Multiple myeloma (MM) is a blood cancer in which the bone marrow produces an overabundance of malignant plasma cells that emerge into the bloodstream. Ultimately, the proliferation of plasma cells can cause bone damage, anemia, low white blood cell counts, and kidney failure. Approximately 25,000 cases of MM are diagnosed in the U.S. annually, with three quarters of affected individuals over 70 years of age. There is no cure for multiple myeloma, but its progression can be relatively slow in many individuals, often involving multiple rounds of remission after treatment followed by a subsequent relapse. Recent advances in therapy have greatly improved the disease’s prognosis.
Interventions of interest:
Carfilzomib (Kyprolis®, Onyx) with lenalidomide (Revlimid®, Celgene) and dexamethasone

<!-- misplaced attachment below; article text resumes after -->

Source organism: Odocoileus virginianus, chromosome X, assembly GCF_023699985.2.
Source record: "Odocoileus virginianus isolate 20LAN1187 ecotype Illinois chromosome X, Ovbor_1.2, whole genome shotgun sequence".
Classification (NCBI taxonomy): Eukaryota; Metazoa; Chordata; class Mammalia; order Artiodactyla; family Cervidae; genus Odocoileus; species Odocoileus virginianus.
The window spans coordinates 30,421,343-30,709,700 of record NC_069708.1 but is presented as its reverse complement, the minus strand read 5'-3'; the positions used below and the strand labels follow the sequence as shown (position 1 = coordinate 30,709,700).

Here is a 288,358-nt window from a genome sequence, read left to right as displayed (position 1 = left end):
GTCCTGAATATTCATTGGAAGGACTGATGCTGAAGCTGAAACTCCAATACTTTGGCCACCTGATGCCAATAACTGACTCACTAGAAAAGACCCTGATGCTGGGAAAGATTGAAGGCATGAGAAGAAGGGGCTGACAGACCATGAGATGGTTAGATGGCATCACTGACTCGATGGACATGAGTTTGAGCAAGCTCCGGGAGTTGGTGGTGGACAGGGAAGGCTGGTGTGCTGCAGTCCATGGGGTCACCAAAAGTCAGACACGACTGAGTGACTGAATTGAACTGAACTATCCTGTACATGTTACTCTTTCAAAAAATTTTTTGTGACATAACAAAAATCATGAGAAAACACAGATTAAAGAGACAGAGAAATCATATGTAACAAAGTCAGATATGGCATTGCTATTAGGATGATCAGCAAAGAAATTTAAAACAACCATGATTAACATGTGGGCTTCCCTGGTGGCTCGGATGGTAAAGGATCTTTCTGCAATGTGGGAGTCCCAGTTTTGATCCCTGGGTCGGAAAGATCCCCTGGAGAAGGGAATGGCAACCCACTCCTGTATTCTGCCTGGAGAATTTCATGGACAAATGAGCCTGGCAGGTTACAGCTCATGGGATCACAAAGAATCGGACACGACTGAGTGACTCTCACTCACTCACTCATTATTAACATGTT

Daratumumab (Darzalex®, Janssen Biotech) monotherapy
Elotuzumab (Empliciti®, Bristol Myers-Squibb) with lenalidomide and dexamethasone
Ixazomib (Ninlaro®, Takeda) with lenalidomide and dexamethasone
Panobinostat (Farydak®, Novartis Pharmaceuticals Corp.) with bortezomib (Velcade®, Takeda Millennium) and dexamethasone
Pomalidomide (Pomalyst®, Celgene) with low-dose dexamethasone
Date of review: May 2016
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At its inaugural meeting, the Midwest CEPAC convened to discuss the comparative clinical effectiveness and value of therapies for multiple myeloma.
Public comments received on ICER’s Draft Evidence Report
A summary of comments received on ICER’s report on treatments for multiple myeloma, and ICER’s response to comments.